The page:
Materials for Bioelectronics in Healthcare Strategy and Action Plan

Home / Collaborate / Roadmapping & Landscaping / Materials for Bioelectronics in Healthcare


Royce has completed the first phase of the development of a Materials for Bioelectronics in Healthcare Strategy and Action Plan.  Such materials are important to the function of electronic systems that directly interface with biological systems for the purposes of prevention, monitoring, diagnosis, and treatment of disease.

This phase one Mid Term Report is a building block in the establishment of a broader Materials for Health Challenge Area.  Challenge Areas represent a targeted initiative designed to stimulate and drive UK materials research towards clear outcomes that meet both national and global needs.

Materials will play a key role in supplying safe and responsible healthcare solutions in the future. Royce wants to support materials translation to provide these materials for health and ensure that the UK can capture a share of this emerging global market.

Materials for Bioelectronics is the first focus area and the aim of this process and output is to provide clarity on the current state of research and associated translation, most importantly, where there are gaps, barriers or disruptive opportunities which remain overlooked.

The final Strategy and Action Plan, to be published in June will deliver actionable pathways to building a materials innovation ecosystem that meets the demands of the growing bioelectronics sector in the UK and globally.

This work will be expedited in 3 phases

  • Current state research – now complete: download the mid-term summary
  • Future Opportunities – sector engagement
  • Strategy Delivery – with clear next steps and actions


Context & Challenges

Bioelectronics is a hugely exciting area that builds on the fields of electrical engineering and material science. The field of bioelectronics has captured public attention with some exciting new devices reaching the clinic, such as deep brain stimulation as a treatment for motor dysfunction resulting from Parkinson’s disease, cluster migraine, depression and obesity.

Bioelectronics is also an enabling technology for remote out-patient care. Brain computer interfaces (BCI) are a promising access technology for people with physical disabilities who have limited control over their bodies. BCIs allow you to control an application or a device, via a computer, using only your mind.

Bioelectronics to date have relied heavily on traditional electronic materials, or materials developed for other purposes. However, there is a clear need for new, bespoke materials to be developed specifically for bioelectronic applications, given the challenges of operating in biological environments, potentially in bodies, for long periods of time.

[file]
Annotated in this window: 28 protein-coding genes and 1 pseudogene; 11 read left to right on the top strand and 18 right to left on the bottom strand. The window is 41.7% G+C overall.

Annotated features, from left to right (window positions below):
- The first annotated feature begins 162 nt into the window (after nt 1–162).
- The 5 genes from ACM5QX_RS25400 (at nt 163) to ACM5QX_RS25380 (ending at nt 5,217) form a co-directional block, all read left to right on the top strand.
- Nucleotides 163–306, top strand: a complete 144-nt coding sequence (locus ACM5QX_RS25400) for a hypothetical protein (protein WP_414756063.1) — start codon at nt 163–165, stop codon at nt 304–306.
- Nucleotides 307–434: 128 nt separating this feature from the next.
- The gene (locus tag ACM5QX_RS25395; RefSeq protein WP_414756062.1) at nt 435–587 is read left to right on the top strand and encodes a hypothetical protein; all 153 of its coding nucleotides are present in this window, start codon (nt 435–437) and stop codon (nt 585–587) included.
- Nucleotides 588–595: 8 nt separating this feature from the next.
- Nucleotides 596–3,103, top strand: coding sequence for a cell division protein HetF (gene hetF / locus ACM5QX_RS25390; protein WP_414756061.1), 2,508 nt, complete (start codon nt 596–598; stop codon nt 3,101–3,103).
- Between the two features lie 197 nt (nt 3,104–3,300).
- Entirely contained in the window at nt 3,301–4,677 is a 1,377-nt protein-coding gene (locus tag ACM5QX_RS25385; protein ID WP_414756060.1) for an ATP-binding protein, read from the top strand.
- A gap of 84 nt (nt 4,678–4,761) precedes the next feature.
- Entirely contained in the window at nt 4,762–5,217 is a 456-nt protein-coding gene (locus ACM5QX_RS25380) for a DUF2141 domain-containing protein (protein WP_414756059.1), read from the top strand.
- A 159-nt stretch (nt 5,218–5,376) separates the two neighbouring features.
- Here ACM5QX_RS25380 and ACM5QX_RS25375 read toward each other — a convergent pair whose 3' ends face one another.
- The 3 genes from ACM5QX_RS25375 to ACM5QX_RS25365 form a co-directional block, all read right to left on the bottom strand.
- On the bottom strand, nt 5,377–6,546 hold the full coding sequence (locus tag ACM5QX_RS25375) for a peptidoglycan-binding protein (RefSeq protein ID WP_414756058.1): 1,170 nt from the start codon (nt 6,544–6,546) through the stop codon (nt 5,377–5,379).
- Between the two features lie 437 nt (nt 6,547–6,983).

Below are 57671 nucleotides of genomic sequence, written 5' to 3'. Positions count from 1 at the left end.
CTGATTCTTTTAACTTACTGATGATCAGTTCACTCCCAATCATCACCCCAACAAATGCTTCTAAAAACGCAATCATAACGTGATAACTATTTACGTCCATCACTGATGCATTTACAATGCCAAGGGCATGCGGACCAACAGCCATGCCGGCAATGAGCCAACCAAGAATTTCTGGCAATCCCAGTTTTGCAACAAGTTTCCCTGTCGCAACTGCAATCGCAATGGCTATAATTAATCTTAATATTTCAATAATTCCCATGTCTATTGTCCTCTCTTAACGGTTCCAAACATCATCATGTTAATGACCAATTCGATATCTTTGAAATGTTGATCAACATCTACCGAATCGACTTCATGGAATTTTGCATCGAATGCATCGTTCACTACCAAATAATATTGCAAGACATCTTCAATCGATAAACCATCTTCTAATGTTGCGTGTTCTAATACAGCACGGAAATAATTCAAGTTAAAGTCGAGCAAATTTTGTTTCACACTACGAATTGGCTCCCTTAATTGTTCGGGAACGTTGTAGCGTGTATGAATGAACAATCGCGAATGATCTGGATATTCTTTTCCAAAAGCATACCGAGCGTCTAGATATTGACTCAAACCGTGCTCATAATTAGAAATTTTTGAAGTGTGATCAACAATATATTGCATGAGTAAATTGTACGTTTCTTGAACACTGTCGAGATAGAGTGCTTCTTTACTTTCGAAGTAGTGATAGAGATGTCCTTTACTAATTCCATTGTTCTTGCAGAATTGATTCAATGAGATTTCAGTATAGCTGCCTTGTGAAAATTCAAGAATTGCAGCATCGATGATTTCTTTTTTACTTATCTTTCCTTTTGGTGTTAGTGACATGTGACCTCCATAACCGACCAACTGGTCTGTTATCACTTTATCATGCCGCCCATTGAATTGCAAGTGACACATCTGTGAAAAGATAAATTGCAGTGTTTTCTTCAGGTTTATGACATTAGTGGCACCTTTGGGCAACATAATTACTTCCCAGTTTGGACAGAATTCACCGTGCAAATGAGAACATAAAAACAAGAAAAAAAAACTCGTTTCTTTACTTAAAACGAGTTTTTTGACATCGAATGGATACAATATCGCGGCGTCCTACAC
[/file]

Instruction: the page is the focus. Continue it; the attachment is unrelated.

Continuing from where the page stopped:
There is strong interest by UK industry in bioelectronics and particular interest from medical device manufacturers. However, as our research shows, the challenge is that there is currently a large gap between existing materials and the next phase of advanced materials. Closing that gap will either require the enhancement of existing materials and associated regulatory approval or the demonstration of the functionality of new materials with associated regulatory approval.

The UK has pockets of activities on bioelectronics, however a major step up in investment is required to attract the best talent and to increase industrial involvement.


Stage 1: Interim Findings

This Mid Term Report tells us that a key UK advantage is its excellence in both materials science and in clinical research, both required for the success of bioelectronics.  The Landscaping work shows that:

  • The global market size for bioelectronics could reach between £16.2 billion and £28.0 billion by 2030.
  • The UK has an active research sector in bioelectronics, producing around 11% of scientific papers published globally in the sector.
  • The US and China are responsible for applying for 65% of the total bioelectronic patents in the world. UK provides 2.64% of all bioelectronics patent applications – the highest of any European country.
  • This research has so far identified over 700 organisations worldwide with an interest in materials for bioelectronics in healthcare.
  • The UK has invested £33.5 million into bioelectronics research between 2006 and 2023.
  • The projected market size for the bioelectronics sector in the UK by 2030 could be between £240 million and £298 million.


Stage 2: Sector Consultation

Royce is now seeking to understand the future innovation challenges and opportunities in materials for bioelectronics, and what is needed to support research and translation of material advances into life changing products.

Our Partner Urban Foresight is now running a Materials in Bioelectronics Survey, and will be following up with a number of one to one interviews. The valuable insights gained through this survey and follow-up will be used to inform future innovation strategy for materials developed for and used in bioelectronic healthcare.


Express your interest in participating in round 2 of the Materials for Bioelectronics in Healthcare Strategy and Action Plan

Expression of Interest Form